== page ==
How Do Those Preston of the Park Cities Gardens Grow?

With club meetings, Dallas Arboretum advice, and resident ingenuity, care

By: Karen Chaney

When residents said they wanted to grow vegetables, The Preston of the Park Cities staff happily added a garden club to the senior community’s Watermark University program. 

Watermark University boasts diverse programs, including painting, yoga, dancing, and language classes.

Six residents attended the first garden club meeting in June and heard from a Dallas Arboretum’s speaker’s bureau member. 

“The speaker talked about plants to plant in the spring, and they will come back and talk about fall flowers,” said Debbie Dickerson, community life director at The Preston of the Park Cities. 

Based on the advice they received, Dickerson and garden club member Antoinette Chatham went to a local nursery and bought seeds. The garden club planted garlic chives, peppermint, spearmint, basil, squash, cucumbers, cantaloupe, watermelon, zucchini, sweet onions, tomatoes, rosemary, and more.

“Our garden club gives some light to those who used to garden,” Dickerson said. “Socially, this is a great way to interact with different people.”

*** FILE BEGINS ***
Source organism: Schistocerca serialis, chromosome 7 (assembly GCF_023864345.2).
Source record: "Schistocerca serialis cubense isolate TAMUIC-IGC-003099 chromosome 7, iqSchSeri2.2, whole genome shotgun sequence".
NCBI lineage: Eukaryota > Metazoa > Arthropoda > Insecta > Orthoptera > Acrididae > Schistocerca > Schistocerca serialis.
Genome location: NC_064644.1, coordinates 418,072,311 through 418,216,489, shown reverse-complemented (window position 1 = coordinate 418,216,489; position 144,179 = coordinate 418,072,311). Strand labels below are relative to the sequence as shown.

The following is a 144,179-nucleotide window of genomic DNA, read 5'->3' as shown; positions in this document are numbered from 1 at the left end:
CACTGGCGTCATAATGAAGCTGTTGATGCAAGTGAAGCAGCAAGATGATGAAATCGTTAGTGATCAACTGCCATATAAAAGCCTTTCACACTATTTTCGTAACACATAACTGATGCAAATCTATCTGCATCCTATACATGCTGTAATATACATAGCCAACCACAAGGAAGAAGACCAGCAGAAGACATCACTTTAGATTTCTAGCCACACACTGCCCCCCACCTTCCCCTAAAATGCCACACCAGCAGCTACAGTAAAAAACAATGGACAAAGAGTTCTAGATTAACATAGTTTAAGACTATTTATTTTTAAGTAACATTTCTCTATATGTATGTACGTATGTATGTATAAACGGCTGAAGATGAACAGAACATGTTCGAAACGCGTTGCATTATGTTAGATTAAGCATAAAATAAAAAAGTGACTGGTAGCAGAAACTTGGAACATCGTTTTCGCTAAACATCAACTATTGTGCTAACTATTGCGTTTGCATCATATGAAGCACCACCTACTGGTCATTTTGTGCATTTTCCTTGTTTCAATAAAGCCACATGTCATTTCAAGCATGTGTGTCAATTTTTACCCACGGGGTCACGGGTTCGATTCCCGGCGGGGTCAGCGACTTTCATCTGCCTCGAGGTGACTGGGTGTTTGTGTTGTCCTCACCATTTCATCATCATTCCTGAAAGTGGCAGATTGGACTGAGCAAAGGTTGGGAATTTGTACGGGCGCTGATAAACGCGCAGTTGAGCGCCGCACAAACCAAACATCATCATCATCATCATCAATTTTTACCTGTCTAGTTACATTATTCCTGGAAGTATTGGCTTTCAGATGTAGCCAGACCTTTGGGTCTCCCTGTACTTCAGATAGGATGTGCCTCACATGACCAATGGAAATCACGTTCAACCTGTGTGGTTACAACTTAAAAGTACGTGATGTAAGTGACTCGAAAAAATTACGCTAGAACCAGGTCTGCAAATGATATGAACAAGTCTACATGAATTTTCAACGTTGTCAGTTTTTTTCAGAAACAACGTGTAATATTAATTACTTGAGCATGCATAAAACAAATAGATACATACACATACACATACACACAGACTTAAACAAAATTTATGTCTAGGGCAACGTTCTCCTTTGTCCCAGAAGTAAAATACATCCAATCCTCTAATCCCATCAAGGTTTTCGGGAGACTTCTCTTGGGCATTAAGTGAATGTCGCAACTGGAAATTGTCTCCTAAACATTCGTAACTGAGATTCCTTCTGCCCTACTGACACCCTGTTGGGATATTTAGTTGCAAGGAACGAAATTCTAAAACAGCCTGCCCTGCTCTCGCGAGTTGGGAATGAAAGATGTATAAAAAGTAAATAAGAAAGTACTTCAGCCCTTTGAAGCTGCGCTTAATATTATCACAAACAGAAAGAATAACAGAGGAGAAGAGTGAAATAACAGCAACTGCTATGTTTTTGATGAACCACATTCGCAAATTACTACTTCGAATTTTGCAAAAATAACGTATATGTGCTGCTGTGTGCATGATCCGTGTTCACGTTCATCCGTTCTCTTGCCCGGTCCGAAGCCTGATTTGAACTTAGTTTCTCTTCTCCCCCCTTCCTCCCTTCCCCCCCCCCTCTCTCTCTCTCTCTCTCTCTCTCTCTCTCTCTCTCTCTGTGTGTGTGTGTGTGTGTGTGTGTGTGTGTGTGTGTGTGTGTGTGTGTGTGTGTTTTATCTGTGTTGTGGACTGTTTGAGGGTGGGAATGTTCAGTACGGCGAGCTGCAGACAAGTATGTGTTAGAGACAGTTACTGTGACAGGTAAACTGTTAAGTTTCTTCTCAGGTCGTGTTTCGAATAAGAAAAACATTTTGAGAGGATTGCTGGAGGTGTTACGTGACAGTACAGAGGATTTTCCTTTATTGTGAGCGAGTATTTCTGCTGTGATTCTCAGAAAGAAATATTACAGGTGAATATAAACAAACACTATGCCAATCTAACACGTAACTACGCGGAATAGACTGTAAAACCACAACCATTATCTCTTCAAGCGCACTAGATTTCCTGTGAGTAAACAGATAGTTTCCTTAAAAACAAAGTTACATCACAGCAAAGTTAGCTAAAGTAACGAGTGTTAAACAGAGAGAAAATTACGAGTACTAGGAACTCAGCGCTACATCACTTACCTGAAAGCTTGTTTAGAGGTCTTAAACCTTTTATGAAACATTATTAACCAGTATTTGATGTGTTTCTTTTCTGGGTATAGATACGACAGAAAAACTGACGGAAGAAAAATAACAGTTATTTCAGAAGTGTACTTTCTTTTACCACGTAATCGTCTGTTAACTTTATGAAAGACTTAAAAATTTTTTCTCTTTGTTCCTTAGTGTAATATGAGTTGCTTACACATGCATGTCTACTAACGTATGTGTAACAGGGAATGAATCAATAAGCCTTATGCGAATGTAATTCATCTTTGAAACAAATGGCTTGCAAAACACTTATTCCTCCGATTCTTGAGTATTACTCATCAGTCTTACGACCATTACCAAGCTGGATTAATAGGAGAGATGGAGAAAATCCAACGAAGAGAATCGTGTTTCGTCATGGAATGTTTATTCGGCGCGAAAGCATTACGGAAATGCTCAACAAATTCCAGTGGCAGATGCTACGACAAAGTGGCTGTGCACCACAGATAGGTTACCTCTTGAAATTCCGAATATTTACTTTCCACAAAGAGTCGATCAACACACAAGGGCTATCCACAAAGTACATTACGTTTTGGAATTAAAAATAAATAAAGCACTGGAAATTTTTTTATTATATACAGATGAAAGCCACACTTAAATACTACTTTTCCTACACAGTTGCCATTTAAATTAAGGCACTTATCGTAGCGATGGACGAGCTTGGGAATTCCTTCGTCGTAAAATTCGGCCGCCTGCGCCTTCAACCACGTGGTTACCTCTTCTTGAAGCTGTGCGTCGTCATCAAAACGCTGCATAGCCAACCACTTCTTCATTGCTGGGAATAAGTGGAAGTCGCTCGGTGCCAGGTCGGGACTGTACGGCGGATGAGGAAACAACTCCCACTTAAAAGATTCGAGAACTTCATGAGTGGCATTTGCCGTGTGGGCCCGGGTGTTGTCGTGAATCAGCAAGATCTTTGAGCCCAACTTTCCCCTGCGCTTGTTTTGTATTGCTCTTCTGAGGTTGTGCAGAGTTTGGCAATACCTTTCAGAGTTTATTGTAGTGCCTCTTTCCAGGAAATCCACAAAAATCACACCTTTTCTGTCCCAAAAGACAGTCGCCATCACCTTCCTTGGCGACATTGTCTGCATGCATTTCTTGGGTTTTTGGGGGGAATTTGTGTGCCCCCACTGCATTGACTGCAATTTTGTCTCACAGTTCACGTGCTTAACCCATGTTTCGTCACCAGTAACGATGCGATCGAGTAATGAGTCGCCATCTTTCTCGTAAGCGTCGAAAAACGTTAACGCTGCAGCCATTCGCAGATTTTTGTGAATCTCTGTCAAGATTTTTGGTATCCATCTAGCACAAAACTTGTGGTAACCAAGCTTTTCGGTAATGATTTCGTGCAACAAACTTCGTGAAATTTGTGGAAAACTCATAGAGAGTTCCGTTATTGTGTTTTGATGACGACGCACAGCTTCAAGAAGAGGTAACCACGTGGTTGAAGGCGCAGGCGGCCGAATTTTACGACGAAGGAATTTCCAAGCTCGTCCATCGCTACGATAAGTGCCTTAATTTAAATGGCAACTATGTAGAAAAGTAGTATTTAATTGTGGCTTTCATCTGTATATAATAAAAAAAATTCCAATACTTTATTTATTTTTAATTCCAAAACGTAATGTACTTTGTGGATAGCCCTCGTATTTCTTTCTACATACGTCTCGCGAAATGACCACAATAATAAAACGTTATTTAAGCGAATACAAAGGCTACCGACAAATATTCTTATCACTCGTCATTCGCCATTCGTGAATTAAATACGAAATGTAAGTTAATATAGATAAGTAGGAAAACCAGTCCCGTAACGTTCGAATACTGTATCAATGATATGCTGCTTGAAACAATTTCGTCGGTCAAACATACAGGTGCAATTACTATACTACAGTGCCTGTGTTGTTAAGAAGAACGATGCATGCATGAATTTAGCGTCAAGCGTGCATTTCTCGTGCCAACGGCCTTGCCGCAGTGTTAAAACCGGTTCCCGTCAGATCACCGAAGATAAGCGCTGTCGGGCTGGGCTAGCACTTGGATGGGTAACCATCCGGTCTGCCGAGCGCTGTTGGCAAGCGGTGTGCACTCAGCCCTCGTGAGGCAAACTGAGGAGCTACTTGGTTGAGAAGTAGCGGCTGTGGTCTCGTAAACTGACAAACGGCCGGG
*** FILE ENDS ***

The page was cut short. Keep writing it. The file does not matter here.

Chatham cited mental and emotional benefits as her reasons for joining.

“I had a lot of fun gardening with my mother-in-law, who passed away. I like plants, and this brings back a lot of happy memories,” Chatham said. “When you’re around nature, you relax, and there is a lot of tranquility.”

Since the initial planting, the garden club has continued to meet monthly, but members haven’t done additional planting due to the intense summer heat.

They have, however, enjoyed the fruits of their labor as staff chefs often harvest fresh produce for use in meals.

“I didn’t even realize we were growing mint until I made mint juleps and couldn’t find any (mint) in the grocery store,” Dickerson said. “I asked the chef if we had any mint, and he said, ‘You’re growing it outside.’”

Club members and other residents have created their own botanical spaces throughout the facility, such as the garden on longtime resident Joanna Wasserman’s patio.

Wasserman said she started gardening in 1960 because the owner of the house she wanted to buy said she would only sell the house if Wasserman promised to tend to the impressive rose garden.

“I maintained the garden and then started gardening on my own,” Wasserman said. “I wanted to nurture what they had put their time and effort into.”

Wasserman is happy to report she has a producing fig tree, blooming bougainvillea bushes, an oleander shrub, and much more. She explained how each pot has a watering system connected to a central one.

Chatham said plucking ripe fruit is her favorite part of the garden club, but she also sees benefits beyond the tangible.

“It’s a nice way to feel involved and find solitude and tranquility,” Chatham said. “And you can always grow new friends.”

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